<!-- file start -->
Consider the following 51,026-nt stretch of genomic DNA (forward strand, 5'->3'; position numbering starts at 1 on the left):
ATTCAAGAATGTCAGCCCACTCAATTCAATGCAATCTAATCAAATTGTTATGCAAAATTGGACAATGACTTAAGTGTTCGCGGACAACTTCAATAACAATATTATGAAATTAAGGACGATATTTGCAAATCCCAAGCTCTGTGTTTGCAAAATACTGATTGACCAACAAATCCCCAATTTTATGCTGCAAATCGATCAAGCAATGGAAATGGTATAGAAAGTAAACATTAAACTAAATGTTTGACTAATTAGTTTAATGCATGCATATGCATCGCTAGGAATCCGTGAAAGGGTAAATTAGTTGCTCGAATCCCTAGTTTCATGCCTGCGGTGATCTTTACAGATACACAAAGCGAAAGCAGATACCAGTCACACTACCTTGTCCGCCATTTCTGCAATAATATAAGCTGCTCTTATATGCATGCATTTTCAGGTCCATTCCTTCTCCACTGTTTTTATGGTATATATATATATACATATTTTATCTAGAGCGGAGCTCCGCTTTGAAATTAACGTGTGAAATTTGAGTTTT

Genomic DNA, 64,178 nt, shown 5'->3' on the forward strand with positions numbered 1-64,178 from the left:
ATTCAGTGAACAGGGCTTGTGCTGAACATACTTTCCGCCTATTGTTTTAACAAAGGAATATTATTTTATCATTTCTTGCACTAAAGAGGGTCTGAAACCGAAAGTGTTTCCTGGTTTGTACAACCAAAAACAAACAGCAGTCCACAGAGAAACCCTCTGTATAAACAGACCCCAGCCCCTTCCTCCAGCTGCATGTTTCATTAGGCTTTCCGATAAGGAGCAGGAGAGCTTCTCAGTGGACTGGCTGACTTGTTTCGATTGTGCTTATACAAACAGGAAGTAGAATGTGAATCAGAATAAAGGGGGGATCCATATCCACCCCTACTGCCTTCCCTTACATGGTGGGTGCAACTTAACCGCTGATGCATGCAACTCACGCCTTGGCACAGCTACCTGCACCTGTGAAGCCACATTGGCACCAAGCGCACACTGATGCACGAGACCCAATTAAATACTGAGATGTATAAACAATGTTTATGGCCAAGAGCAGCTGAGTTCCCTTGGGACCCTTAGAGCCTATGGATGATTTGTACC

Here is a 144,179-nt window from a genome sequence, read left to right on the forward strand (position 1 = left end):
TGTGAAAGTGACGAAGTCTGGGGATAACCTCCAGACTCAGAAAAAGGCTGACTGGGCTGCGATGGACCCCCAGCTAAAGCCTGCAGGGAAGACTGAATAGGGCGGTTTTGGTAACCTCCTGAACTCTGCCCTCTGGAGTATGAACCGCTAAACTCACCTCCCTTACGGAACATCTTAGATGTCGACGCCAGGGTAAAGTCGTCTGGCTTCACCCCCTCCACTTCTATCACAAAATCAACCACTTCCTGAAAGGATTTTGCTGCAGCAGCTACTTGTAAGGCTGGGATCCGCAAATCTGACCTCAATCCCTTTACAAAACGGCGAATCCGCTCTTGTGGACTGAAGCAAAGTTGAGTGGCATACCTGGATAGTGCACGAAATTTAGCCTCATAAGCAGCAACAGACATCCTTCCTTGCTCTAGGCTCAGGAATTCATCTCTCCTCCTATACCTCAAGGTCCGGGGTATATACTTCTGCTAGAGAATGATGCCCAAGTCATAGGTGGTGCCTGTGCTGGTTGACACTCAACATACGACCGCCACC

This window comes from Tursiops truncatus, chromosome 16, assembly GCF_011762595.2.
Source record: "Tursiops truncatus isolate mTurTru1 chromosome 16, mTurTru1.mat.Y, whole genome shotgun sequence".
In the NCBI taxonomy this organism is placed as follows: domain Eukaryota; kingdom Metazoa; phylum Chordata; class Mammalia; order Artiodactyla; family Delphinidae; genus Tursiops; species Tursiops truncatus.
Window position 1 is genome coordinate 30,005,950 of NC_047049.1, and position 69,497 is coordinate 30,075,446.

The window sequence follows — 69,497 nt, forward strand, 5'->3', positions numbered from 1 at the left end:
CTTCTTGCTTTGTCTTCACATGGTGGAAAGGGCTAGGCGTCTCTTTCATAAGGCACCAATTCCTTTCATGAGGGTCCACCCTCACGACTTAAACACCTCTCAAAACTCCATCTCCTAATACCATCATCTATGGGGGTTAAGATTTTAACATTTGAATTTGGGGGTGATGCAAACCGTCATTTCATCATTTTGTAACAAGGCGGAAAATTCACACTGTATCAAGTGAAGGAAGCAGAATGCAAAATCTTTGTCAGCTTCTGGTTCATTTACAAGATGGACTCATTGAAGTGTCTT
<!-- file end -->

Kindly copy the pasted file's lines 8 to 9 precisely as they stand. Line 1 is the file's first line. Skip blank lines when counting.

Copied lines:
Source record: "Tursiops truncatus isolate mTurTru1 chromosome 16, mTurTru1.mat.Y, whole genome shotgun sequence".
In the NCBI taxonomy this organism is placed as follows: domain Eukaryota; kingdom Metazoa; phylum Chordata; class Mammalia; order Artiodactyla; family Delphinidae; genus Tursiops; species Tursiops truncatus.